But at the risk of sounding ungrateful, the place was d-g-damn awful. I was miserable. All the dogs there were tense. There was a lot of barking, a lot of howling, and a lot of unhappy dog-parents. On Wednesday night, the Noreaster blew in, along with seven and a half inches of snow. All the dogs wanted to play in the snow, and that made their people even more tense.
The next morning (now 10 days after Sandy), mom couldn't get her car started, so she had to walk Adam to the Middle School a mile away. She made me come with them because she said I needed the exercise. But I was cool with that since I love snow! Weee!
After dropping Adam off at school, mom walked down the street to buy a cup of coffee and call the mechanic to help her get her car started. She let me stay outside so that I could frolic in the snow some more. I really didn't want to go back to the hotel, but she came out with her coffee, and I guess it was time to walk back. As we were walking down the sidewalk, a human lady pulled up beside us. She rolled down her window and started yelling at mom for having kept me outside while she was buying coffee.
The lady obviously had power because her makeup was flawless, and obviously had had her hair "did" (as my mom would say). I looked up at my mom, dark circles under her eyes, her hair hanging limply from under her wool ski hat. I couldn't understand how the lady in the car could be mean to anyone in the midst of all the bad stuff that had happened, when half of the town was without power or indoor plumbing, when people had died, for D-g's sake. I was proud of my mom because she looked straight into that mean lady's eyes and told her, "Mind your own business!"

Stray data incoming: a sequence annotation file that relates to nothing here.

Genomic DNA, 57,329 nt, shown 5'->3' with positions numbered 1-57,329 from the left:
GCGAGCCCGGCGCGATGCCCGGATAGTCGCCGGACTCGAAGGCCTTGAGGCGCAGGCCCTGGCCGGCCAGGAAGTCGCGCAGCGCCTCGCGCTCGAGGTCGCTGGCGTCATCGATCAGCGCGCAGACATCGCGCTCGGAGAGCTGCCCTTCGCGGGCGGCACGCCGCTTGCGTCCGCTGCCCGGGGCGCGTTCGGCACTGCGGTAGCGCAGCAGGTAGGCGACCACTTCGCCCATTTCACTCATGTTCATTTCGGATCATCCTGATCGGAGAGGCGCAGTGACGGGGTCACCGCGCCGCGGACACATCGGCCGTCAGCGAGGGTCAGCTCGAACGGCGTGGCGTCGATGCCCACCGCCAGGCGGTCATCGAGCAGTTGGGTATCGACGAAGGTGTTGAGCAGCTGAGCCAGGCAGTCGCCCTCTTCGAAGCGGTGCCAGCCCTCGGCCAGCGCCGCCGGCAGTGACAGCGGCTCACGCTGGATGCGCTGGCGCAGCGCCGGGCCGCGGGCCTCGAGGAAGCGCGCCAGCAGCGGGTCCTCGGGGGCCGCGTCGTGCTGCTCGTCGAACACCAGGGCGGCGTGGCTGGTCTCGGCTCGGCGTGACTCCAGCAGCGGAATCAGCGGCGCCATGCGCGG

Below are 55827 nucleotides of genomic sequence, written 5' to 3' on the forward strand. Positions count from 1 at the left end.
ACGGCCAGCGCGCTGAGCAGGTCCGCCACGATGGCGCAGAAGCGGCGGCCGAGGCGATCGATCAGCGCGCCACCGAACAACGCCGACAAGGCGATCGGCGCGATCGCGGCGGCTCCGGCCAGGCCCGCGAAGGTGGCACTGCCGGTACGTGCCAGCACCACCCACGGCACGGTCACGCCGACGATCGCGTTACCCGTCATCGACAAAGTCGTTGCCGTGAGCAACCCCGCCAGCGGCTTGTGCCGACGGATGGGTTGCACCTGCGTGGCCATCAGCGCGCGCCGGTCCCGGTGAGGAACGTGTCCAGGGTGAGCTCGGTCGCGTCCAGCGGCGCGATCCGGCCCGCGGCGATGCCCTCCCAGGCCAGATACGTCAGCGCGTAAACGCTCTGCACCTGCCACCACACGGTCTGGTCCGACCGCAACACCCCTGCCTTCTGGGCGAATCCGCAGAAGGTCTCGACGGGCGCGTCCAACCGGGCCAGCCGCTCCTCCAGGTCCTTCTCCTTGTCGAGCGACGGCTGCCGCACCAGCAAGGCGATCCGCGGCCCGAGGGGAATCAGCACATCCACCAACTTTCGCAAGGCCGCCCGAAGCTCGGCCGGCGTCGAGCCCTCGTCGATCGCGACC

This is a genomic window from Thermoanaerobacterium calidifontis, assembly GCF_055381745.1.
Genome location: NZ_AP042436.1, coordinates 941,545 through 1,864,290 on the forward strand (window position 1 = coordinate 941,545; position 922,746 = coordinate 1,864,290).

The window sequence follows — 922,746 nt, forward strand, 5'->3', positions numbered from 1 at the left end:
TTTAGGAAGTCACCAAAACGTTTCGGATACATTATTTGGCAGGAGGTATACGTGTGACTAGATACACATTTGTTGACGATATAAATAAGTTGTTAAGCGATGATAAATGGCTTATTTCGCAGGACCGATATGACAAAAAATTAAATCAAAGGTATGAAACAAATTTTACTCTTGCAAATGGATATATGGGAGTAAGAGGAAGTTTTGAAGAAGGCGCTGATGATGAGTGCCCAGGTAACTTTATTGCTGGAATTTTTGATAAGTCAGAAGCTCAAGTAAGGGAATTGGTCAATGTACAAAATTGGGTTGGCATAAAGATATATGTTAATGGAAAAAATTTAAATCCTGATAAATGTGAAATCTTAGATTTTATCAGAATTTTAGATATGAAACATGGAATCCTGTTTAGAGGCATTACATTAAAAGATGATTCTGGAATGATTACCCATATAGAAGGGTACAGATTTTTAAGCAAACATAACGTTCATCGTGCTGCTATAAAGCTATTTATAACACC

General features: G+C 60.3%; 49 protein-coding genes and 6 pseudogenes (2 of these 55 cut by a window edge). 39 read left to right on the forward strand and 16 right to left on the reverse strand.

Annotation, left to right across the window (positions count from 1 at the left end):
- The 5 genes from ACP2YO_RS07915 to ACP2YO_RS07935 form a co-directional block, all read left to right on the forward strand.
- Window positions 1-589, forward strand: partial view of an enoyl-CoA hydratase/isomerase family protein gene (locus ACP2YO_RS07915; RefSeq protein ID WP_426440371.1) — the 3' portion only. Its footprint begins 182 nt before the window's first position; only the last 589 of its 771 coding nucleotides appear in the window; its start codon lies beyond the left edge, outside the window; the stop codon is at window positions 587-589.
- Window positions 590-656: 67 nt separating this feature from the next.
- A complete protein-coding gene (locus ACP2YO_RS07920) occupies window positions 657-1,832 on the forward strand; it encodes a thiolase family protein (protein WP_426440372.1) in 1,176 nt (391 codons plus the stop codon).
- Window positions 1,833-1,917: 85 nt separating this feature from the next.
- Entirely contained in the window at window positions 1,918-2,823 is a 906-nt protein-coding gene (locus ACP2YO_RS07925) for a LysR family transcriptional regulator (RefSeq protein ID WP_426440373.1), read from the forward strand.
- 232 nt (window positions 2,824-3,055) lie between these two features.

I guess at that moment, the lady must have realized then what she sounded like (rhymes with bitch) -- and maybe also she recognized my mom as someone who lives in the same town, with kids at the same schools, and maybe she had the bright idea that maybe it's not such a great idea to bully someone who can identify you at a PTA meeting -- because that was when she asked my mom if she could give her a ride somewhere.
Mom told her "not from a judgemental busybody, I don't" and stomped off through the snow. Go mommy!
I was proud of my mommy, sure, but that was also one of those "grand idea" moments that people have in the movies, when you know that you've got to take action to resolve the crisis. That was when I knew that we had to get back home and pronto. That was when I hatched my plan.
That night, while my people slept, I crept out of bed, found my brother's sneakers beside his backpack, and I just let loose. You know how people claim that dogs can't smile? Well, it's not true. If I had opposable thumbs, I would have taken an Instagram of my giant dog-smile at that very moment.
When Adam went to get ready for school in the morning, I knew mom would have to go home to get a new pair of shoes for him. That's when I made my move. I raced out the door when Mom opened it. "That's fine, let's bring Lewis with us," Mom said to Adam, as I knew she would. When we got to the house, she let me stay, as I knew she would.
Oh, and by the way, the power was on. See how powerful a dog's will is? I've been sleeping ever since, or at least until I decided that someone needed to get some credit for getting the family back home and getting that power back.
And that someone is me.
This is Lewis the Bagle, reporting from Westchester. May D-g be with you.